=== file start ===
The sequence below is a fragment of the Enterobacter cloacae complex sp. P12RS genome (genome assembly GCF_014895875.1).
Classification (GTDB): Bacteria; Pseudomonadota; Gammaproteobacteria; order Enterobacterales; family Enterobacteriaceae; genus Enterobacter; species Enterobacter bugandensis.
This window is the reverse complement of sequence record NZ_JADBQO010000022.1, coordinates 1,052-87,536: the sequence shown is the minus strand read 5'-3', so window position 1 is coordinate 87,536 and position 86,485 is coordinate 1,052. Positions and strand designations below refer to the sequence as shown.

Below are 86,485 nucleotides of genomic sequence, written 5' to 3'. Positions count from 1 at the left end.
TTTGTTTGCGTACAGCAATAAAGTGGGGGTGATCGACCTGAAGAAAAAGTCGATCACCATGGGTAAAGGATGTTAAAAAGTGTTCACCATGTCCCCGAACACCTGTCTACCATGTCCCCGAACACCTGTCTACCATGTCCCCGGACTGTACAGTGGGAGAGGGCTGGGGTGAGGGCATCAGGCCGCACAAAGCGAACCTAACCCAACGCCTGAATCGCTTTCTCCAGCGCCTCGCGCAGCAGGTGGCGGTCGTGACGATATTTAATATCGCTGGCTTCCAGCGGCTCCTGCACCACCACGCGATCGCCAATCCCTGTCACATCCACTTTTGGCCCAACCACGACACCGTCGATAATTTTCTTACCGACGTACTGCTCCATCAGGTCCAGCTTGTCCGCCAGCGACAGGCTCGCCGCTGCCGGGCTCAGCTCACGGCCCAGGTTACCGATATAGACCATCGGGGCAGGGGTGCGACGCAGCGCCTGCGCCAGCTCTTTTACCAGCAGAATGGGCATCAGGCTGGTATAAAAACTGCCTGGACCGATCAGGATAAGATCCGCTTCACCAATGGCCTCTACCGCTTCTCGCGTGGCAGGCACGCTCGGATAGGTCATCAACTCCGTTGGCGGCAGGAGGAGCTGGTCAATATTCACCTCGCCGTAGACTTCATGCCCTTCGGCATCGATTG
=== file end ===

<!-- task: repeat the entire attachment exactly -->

The sequence below is a fragment of the Enterobacter cloacae complex sp. P12RS genome (genome assembly GCF_014895875.1).
Classification (GTDB): Bacteria; Pseudomonadota; Gammaproteobacteria; order Enterobacterales; family Enterobacteriaceae; genus Enterobacter; species Enterobacter bugandensis.
This window is the reverse complement of sequence record NZ_JADBQO010000022.1, coordinates 1,052-87,536: the sequence shown is the minus strand read 5'-3', so window position 1 is coordinate 87,536 and position 86,485 is coordinate 1,052. Positions and strand designations below refer to the sequence as shown.

Below are 86,485 nucleotides of genomic sequence, written 5' to 3'. Positions count from 1 at the left end.
TTTGTTTGCGTACAGCAATAAAGTGGGGGTGATCGACCTGAAGAAAAAGTCGATCACCATGGGTAAAGGATGTTAAAAAGTGTTCACCATGTCCCCGAACACCTGTCTACCATGTCCCCGAACACCTGTCTACCATGTCCCCGGACTGTACAGTGGGAGAGGGCTGGGGTGAGGGCATCAGGCCGCACAAAGCGAACCTAACCCAACGCCTGAATCGCTTTCTCCAGCGCCTCGCGCAGCAGGTGGCGGTCGTGACGATATTTAATATCGCTGGCTTCCAGCGGCTCCTGCACCACCACGCGATCGCCAATCCCTGTCACATCCACTTTTGGCCCAACCACGACACCGTCGATAATTTTCTTACCGACGTACTGCTCCATCAGGTCCAGCTTGTCCGCCAGCGACAGGCTCGCCGCTGCCGGGCTCAGCTCACGGCCCAGGTTACCGATATAGACCATCGGGGCAGGGGTGCGACGCAGCGCCTGCGCCAGCTCTTTTACCAGCAGAATGGGCATCAGGCTGGTATAAAAACTGCCTGGACCGATCAGGATAAGATCCGCTTCACCAATGGCCTCTACCGCTTCTCGCGTGGCAGGCACGCTCGGATAGGTCATCAACTCCGTTGGCGGCAGGAGGAGCTGGTCAATATTCACCTCGCCGTAGACTTCATGCCCTTCGGCATCGATTG